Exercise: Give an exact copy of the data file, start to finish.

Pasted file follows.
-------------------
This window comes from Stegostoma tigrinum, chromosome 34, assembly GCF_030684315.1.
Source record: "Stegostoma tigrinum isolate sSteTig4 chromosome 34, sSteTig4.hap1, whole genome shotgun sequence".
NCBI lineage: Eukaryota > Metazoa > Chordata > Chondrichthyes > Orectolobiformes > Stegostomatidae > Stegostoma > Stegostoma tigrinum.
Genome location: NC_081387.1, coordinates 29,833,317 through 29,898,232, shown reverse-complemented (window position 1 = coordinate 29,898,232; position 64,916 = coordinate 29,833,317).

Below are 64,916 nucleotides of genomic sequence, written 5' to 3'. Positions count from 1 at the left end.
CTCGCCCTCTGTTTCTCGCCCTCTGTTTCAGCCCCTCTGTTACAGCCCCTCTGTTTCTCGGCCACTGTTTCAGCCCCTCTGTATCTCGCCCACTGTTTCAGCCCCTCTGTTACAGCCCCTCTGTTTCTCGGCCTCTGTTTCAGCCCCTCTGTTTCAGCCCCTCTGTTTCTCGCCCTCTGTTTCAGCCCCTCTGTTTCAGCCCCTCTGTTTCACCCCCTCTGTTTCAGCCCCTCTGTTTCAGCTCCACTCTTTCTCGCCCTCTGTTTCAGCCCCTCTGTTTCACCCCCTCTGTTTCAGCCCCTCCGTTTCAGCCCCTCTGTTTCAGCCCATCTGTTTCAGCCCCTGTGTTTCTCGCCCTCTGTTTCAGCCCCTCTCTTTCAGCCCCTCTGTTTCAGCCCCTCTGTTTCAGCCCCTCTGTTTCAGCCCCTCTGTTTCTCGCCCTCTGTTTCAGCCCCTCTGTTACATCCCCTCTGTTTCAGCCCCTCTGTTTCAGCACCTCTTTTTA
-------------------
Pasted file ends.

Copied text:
This window comes from Stegostoma tigrinum, chromosome 34, assembly GCF_030684315.1.
Source record: "Stegostoma tigrinum isolate sSteTig4 chromosome 34, sSteTig4.hap1, whole genome shotgun sequence".
NCBI lineage: Eukaryota > Metazoa > Chordata > Chondrichthyes > Orectolobiformes > Stegostomatidae > Stegostoma > Stegostoma tigrinum.
Genome location: NC_081387.1, coordinates 29,833,317 through 29,898,232, shown reverse-complemented (window position 1 = coordinate 29,898,232; position 64,916 = coordinate 29,833,317).

Below are 64,916 nucleotides of genomic sequence, written 5' to 3'. Positions count from 1 at the left end.
CTCGCCCTCTGTTTCTCGCCCTCTGTTTCAGCCCCTCTGTTACAGCCCCTCTGTTTCTCGGCCACTGTTTCAGCCCCTCTGTATCTCGCCCACTGTTTCAGCCCCTCTGTTACAGCCCCTCTGTTTCTCGGCCTCTGTTTCAGCCCCTCTGTTTCAGCCCCTCTGTTTCTCGCCCTCTGTTTCAGCCCCTCTGTTTCAGCCCCTCTGTTTCACCCCCTCTGTTTCAGCCCCTCTGTTTCAGCTCCACTCTTTCTCGCCCTCTGTTTCAGCCCCTCTGTTTCACCCCCTCTGTTTCAGCCCCTCCGTTTCAGCCCCTCTGTTTCAGCCCATCTGTTTCAGCCCCTGTGTTTCTCGCCCTCTGTTTCAGCCCCTCTCTTTCAGCCCCTCTGTTTCAGCCCCTCTGTTTCAGCCCCTCTGTTTCAGCCCCTCTGTTTCTCGCCCTCTGTTTCAGCCCCTCTGTTACATCCCCTCTGTTTCAGCCCCTCTGTTTCAGCACCTCTTTTTA